22.01.24

SmartRivers: volunteer-led river data

3 minute read / Lauren Harley
 
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  • Wildfish
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SmartRivers volunteers collect and identify freshwater invertebrates from rivers across the UK. The data is used to evidence declining water quality on a national scale.

SmartRivers volunteers are our lifeblood. With nearly 300 volunteers trained so far, it’s their passion and commitment that keeps the precious river data coming in. Data that we cannot rely on regulatory agencies to collect.

In 2020 Hampshire and Isle of Wight Wildlife Trust launched the Watercress & Winterbournes scheme, bringing together local communities to restore and celebrate the headwaters of the Rivers Test & Itchen. As part of the scheme, they established an ambitious double SmartRivers hub, collecting data across 10 river sites.

Sarah Cooney is a member of the hub and monitors two sites on the Bourne Rivulet. Sarah has a true flair for identification, with a glowing review from the latest professional quality control. We spoke to Sarah recently about her experience as a SmartRivers volunteer. Here’s what she said…

What was your motivation for signing up to be part of a SmartRivers hub?

I had been a volunteer with the Angler’s Riverfly Monitoring Initiative for a few years and was keen to increase my knowledge of the riverfly I was monitoring. I wanted to be able to identify them at the species level. Having a background as a pharmacist meant I was familiar with lab-based practices and microscopes, and it was relatively easy for me to learn the names of the species.

What’s your favourite part about volunteering for SmartRivers?

Looking at the morphological features down the microscope (they are very cute!) and developing the expertise to identify them with confidence.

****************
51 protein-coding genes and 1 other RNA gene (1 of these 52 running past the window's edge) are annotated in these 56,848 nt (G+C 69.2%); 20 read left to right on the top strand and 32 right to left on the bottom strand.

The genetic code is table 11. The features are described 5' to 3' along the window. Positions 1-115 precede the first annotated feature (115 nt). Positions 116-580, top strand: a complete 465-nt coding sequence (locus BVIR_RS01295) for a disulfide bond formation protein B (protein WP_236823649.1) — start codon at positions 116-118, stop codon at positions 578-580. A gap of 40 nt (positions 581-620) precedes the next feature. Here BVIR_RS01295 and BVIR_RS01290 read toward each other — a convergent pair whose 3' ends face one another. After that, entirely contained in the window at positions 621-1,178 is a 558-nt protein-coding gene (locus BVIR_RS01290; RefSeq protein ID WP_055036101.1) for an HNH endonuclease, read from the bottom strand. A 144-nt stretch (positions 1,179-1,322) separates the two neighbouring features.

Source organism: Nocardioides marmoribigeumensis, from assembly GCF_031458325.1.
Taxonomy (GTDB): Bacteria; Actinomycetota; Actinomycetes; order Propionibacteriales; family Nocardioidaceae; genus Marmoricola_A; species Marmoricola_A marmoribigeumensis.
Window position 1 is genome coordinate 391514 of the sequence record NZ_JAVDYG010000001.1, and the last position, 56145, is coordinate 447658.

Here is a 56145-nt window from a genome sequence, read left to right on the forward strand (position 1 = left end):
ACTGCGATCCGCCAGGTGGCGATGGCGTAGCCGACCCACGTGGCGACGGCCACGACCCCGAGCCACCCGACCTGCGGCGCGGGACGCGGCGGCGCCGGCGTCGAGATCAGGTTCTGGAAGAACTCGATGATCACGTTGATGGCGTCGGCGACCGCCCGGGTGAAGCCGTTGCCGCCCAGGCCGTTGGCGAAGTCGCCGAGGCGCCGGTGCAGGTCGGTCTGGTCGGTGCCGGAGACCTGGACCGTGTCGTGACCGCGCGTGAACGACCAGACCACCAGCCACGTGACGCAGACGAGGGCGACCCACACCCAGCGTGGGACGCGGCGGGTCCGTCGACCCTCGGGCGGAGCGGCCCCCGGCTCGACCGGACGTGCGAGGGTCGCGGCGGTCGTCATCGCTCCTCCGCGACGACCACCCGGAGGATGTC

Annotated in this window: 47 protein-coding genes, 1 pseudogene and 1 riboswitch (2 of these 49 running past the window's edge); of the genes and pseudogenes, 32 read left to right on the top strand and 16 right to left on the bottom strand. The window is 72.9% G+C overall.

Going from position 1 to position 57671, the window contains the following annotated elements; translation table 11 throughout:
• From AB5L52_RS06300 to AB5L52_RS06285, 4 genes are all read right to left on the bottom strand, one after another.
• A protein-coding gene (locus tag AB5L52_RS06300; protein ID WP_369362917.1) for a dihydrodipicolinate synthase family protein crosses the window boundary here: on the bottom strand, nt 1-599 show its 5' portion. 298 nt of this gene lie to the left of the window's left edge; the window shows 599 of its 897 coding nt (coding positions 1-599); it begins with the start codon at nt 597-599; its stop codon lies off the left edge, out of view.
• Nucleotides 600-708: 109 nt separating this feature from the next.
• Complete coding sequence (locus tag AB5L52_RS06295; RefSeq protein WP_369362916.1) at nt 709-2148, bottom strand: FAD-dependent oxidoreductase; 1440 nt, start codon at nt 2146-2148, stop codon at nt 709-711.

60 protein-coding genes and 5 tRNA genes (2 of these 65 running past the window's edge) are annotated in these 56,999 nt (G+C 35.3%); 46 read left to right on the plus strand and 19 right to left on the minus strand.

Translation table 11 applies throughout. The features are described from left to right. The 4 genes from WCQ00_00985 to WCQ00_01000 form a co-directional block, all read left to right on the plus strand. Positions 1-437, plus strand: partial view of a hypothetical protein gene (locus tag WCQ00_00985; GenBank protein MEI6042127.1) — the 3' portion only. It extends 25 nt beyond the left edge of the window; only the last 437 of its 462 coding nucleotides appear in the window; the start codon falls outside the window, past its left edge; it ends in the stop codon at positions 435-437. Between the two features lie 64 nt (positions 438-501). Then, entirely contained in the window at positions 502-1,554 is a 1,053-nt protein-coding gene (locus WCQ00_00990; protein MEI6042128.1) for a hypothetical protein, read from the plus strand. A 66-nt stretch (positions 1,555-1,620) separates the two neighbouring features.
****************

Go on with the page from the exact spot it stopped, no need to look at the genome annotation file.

What parts do you find the most challenging?

Identifying some of the cased caddisfly and Baetidae (particularly when tails and gills have come away).

Do you have a favourite invertebrate?

Sericostoma personatum – I love the eye shape and the fine sand grain case, particularly when they are very small. Utter perfection!

Any advice/tips for other SmartRivers volunteers?

It sometimes feels like you are taking two steps forward and then one back but you are never on your own. We’re very well supported. On one occasion, I recall thinking that I had finally cracked Limnephilidae only to suddenly feel that I didn’t know where to start! Make good use of the tutor support and identification resources on offer, and other volunteers who might have more experience than yourself.

How do you hope to use the river data generated by SmartRivers to safeguard/protect the future of your river and its wild fish?

The Bourne Rivulet isn’t faring too badly when compared to other rivers across the country, although we don’t get many stonefly or Heptageniidae at Harroway these days. We are hoping that the recent re-meandering works along the rivers course will start to improve the diversity of species present. SmartRivers data will be an important tool to measure the impact of these river improvement projects and others like it. The data will also help us to keep an eye on the impact of elevated nitrate levels down the valley (recently picked up through the Angling Trust’s Water Quality Monitoring Network chemical testing).

By: Lauren Harley
SmartRivers Project Manager
SmartRivers: volunteer-led river data - Wildfish
 
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